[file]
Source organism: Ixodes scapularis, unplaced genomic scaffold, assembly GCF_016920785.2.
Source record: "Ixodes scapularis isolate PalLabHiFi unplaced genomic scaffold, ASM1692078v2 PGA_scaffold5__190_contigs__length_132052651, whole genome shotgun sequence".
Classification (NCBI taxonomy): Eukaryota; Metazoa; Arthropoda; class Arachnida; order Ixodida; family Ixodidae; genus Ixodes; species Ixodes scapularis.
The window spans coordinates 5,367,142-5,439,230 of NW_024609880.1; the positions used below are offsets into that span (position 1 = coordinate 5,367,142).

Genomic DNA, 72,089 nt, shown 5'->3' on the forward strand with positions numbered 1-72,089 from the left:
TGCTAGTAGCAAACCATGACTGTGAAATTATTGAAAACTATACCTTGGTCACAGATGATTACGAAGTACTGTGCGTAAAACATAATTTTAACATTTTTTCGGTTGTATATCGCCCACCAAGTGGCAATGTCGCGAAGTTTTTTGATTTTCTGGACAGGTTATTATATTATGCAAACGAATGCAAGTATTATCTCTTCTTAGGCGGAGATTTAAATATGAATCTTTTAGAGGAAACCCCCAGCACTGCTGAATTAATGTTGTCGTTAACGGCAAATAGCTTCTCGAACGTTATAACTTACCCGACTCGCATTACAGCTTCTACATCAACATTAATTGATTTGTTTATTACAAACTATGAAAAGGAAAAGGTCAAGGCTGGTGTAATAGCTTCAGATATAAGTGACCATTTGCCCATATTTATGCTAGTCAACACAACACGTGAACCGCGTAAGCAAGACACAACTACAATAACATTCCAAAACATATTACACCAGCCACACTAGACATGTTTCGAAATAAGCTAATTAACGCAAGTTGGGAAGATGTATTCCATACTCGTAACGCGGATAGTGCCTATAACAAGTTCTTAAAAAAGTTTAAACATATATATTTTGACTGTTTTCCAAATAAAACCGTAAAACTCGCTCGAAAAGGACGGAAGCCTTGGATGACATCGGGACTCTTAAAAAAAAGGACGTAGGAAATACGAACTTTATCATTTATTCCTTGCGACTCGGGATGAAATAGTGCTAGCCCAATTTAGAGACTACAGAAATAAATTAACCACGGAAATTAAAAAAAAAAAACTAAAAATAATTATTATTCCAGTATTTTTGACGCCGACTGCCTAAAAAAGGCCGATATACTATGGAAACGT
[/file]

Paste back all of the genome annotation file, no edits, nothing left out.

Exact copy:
Source organism: Ixodes scapularis, unplaced genomic scaffold, assembly GCF_016920785.2.
Source record: "Ixodes scapularis isolate PalLabHiFi unplaced genomic scaffold, ASM1692078v2 PGA_scaffold5__190_contigs__length_132052651, whole genome shotgun sequence".
Classification (NCBI taxonomy): Eukaryota; Metazoa; Arthropoda; class Arachnida; order Ixodida; family Ixodidae; genus Ixodes; species Ixodes scapularis.
The window spans coordinates 5,367,142-5,439,230 of NW_024609880.1; the positions used below are offsets into that span (position 1 = coordinate 5,367,142).

Genomic DNA, 72,089 nt, shown 5'->3' on the forward strand with positions numbered 1-72,089 from the left:
TGCTAGTAGCAAACCATGACTGTGAAATTATTGAAAACTATACCTTGGTCACAGATGATTACGAAGTACTGTGCGTAAAACATAATTTTAACATTTTTTCGGTTGTATATCGCCCACCAAGTGGCAATGTCGCGAAGTTTTTTGATTTTCTGGACAGGTTATTATATTATGCAAACGAATGCAAGTATTATCTCTTCTTAGGCGGAGATTTAAATATGAATCTTTTAGAGGAAACCCCCAGCACTGCTGAATTAATGTTGTCGTTAACGGCAAATAGCTTCTCGAACGTTATAACTTACCCGACTCGCATTACAGCTTCTACATCAACATTAATTGATTTGTTTATTACAAACTATGAAAAGGAAAAGGTCAAGGCTGGTGTAATAGCTTCAGATATAAGTGACCATTTGCCCATATTTATGCTAGTCAACACAACACGTGAACCGCGTAAGCAAGACACAACTACAATAACATTCCAAAACATATTACACCAGCCACACTAGACATGTTTCGAAATAAGCTAATTAACGCAAGTTGGGAAGATGTATTCCATACTCGTAACGCGGATAGTGCCTATAACAAGTTCTTAAAAAAGTTTAAACATATATATTTTGACTGTTTTCCAAATAAAACCGTAAAACTCGCTCGAAAAGGACGGAAGCCTTGGATGACATCGGGACTCTTAAAAAAAAGGACGTAGGAAATACGAACTTTATCATTTATTCCTTGCGACTCGGGATGAAATAGTGCTAGCCCAATTTAGAGACTACAGAAATAAATTAACCACGGAAATTAAAAAAAAAAAACTAAAAATAATTATTATTCCAGTATTTTTGACGCCGACTGCCTAAAAAAGGCCGATATACTATGGAAACGT